In other words, climate denialism finds itself invoking the greatest and most ludicrous conspiracy theory of all time. In order to explain that embarrassing fact away
    But wait. There’s more…!
    “Also you have forgotten a basic fact about science, namely that the mainstream (when it has existed) has nearly always been wrong. For example it was wrong about infectious diseases before the proof of the germ theory by one scientist.”
    I will rephrase that incredible statement for you:
    “Also you have forgotten a basic fact about science, namely that the textbooks (when they have existed) have nearly always been wrong. For example they was wrong about infectious diseases before the proof of the germ theory by one scientist.”
    You might have added: “For example they was wrong about planetary motion before the theory of gravitation announced by one scientist.”
    Or “They was wrong about biology until the theory of evolution announced by one scientist.”
    (A propos of all that, and for the sake of the consistency of your own position, might I suggest you visit every library you can and urge the librarian to immediately consign all books on science: physics, chemistry, biology, geology; the lot to the nearest dumpster? Or better still, bonfire..?)
    But as you do so, remember what Newton famously said: “”If I have seen further it is by standing on the shoulders of giants.” In that he echoed the motto of the Schoolmen: “We are all dwarves standing on the shoulders of giants.”
    And after Pasteur announced his germ theory and his empirical evidence for it, mainstream science rapidly adopted it. That is how science works.
    I suggest you get hold of a copy of Thomas S. Kuhn, The Structure of Scientific Revolutions. Might improve your mind. (Link for that next.)

  • padraic says:

    I agree with you Stephen about science. As someone with a science background I regard science as analysing what presently exists and taking past experiments and factual data into consideration when coming to a conclusion that is reproducible in present time. The so called climate science is based on modelling of what may happen in the future. That’s not science – that is an unproven postulation, and this has resulted in real science being ignored by those who have only assertions/opinions based on unverifiable future predictions. Totally pathetic

  • Ian MacDougall says:

    padraic: “The so called climate science is based on modelling of what may happen in the future.”
    So what you are saying is that the modelling is no better than a throw of the dice, or the examination of the entrails of a freshly slaughtered chook. Or something.
    I suggest you have a look at the best work I know on that subject, written by the physicist Spencer R. Weart and entitled The Discovery of Global Warming.(2003). Weart at the time of writing that book was Director of the Centre for the History of Physics, of the American Institute of Physics.
    The much quoted and abused (by denialists) computer models are only part of the story.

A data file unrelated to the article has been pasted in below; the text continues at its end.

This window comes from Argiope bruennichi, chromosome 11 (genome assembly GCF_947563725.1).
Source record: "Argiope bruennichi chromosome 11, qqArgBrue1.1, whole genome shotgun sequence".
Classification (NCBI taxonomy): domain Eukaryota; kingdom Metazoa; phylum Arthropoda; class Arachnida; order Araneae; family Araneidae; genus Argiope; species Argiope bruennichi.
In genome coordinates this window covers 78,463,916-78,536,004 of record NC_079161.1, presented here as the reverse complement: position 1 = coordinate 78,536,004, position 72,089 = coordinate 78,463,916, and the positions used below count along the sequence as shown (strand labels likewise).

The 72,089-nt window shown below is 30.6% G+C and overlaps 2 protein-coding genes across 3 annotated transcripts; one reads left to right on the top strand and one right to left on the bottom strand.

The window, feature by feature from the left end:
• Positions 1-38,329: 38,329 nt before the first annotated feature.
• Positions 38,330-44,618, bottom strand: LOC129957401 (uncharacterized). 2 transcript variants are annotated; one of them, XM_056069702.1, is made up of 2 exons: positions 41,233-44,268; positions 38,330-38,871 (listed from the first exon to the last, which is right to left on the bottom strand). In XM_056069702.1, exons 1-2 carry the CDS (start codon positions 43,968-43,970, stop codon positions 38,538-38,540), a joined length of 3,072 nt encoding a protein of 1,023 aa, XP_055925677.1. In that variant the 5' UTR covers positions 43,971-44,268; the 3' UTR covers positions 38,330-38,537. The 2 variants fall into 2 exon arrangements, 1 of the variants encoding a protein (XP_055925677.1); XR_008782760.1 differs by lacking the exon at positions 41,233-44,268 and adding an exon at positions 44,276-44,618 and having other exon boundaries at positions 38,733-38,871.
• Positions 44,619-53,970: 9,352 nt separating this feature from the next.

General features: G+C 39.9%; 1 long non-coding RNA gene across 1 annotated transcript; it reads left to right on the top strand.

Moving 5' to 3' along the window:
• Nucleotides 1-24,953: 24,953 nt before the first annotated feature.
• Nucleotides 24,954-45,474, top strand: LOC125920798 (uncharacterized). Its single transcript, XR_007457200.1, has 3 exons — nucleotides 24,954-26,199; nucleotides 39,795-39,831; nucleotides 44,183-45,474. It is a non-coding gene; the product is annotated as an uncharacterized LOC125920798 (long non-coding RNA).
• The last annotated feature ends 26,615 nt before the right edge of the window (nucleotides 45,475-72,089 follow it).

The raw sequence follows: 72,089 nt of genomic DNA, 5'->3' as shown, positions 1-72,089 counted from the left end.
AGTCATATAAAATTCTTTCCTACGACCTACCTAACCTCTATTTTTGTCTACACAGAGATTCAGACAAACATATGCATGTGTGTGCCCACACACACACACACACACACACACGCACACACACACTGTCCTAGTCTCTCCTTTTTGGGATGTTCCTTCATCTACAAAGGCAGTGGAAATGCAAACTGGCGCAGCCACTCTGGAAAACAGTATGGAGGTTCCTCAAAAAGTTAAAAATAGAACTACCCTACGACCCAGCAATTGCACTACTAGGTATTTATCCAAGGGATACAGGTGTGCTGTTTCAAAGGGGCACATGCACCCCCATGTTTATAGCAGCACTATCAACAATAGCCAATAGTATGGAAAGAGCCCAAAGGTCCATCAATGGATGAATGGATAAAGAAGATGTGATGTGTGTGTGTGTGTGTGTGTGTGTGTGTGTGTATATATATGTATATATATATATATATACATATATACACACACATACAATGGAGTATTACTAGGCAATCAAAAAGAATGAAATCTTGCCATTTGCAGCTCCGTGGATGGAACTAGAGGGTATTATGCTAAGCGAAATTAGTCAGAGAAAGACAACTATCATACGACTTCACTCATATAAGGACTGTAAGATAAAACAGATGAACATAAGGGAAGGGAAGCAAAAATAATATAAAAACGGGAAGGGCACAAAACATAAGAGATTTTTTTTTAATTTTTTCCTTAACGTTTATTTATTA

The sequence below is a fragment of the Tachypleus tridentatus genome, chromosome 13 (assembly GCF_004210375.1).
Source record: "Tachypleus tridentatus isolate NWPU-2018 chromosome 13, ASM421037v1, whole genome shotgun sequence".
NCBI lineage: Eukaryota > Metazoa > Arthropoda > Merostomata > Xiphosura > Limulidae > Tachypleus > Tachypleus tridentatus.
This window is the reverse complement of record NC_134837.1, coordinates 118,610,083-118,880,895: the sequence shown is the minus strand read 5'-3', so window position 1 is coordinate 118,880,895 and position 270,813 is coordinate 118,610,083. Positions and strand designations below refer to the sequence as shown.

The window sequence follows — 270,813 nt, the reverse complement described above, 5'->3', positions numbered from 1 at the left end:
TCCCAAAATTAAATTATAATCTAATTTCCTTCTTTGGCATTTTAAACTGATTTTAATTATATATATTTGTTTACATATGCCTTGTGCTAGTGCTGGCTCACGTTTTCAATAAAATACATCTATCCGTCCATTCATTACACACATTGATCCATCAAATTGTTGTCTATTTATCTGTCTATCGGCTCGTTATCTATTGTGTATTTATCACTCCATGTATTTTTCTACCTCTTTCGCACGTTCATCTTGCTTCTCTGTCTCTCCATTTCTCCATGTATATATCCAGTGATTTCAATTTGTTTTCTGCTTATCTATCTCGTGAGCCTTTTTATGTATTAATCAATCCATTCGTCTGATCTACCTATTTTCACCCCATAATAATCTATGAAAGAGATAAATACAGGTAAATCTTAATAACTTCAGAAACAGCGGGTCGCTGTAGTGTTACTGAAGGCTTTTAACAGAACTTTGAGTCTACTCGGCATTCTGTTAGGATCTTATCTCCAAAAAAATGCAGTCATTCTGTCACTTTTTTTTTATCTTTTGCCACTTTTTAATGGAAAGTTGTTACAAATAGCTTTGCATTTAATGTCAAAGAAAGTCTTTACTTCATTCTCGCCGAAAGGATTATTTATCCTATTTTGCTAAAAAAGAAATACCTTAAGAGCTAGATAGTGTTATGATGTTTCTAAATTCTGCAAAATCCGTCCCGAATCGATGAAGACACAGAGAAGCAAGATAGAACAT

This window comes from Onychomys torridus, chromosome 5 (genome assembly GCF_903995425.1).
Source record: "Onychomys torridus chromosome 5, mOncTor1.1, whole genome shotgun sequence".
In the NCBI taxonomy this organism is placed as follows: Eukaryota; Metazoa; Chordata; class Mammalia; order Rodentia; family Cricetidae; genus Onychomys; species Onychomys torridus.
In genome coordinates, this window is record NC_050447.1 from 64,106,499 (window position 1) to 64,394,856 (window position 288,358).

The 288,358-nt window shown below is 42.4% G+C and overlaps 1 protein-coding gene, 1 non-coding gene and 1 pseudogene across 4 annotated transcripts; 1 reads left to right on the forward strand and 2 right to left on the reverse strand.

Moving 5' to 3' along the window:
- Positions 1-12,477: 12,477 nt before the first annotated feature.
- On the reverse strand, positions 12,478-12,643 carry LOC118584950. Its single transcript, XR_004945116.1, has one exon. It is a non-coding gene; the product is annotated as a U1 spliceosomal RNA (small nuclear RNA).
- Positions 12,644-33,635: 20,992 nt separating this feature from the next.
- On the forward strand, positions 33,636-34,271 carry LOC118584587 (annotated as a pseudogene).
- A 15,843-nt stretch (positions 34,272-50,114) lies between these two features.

“… unproven postulation, …. only assertions/opinions… unverifiable future predictions. Totally pathetic.”
    Those last two words may be truer than you think, but not about climatology. As pathetic as Morrison’s lump of parliamentary coal now appears, perhaps?

  • MichaelinBrisbane says:

    Is that Prof Pickering in the photo at the head of your article, or her sister?

  • lloveday says:

    “…we’re all filled with an earnest longing to be seen as virtuous”.

    Not so – “all” is so often used wrongly when “most”, “almost all”…. may be true but “all” certainly is not, as in this case.

    Far from an “earnest longing”, some have no such longing, and history is replete with extreme examples – while Khomeini and bin Laden may claim the evil they perpetrated as being virtuous in accordance with their religion, the same cannot be said of so many others who wished to be obeyed and feared and in no way looked to be regarded as virtuous, from Elizabeth Bathory to Pol Pot.

    At a far remove, I care not an iota about how people see me and never have, even at school; I am what I am – virtuous in the eyes my mother, somewhat virtuous in my wife’s, tending towards evil in my daughter’s and so on, but in no instance do I pander to, try to alter or worry about the opinions they form. Maybe except when in Court!

  • T B LYNCH says:

    It is amazing how much garbage MacDougall can produce without going anywhere near geology, nor biochemistry, nor Beers Law of electromagnetic absorption, nor the physics of convection, let alone the circulation of the oceans.
    Making a real scientific breakthrough is a few hours of intense exhilaration along with enormous fear that things are not going to work, or that someone will find a fundamental error in ones thinking.
    Newton himself was always afraid that someone might prove that gravity did not decay as the exact square of the distance. That is what happened to Dirac when Feynman came along.

  • Guido Negraszus says:

    I can understand why children believe this nonsense. What I can’t understand is why grown-ups believe it. China adds two Australias every year to their already high CO2 emissions until at least 2030. Yet, grown-ups, including our house troller, somehow are convinced that reducing OUR tiny CO2 will stop bush fires. Sadly, we can no longer trust scientists. Science is ultimately the search for truth. Science is never settled. The only thing we need to do is put all effort into research and more research. Stop this renewable madness (unreliable and expensive) and demonising of coal until we have all the facts.

  • Ian MacDougall says: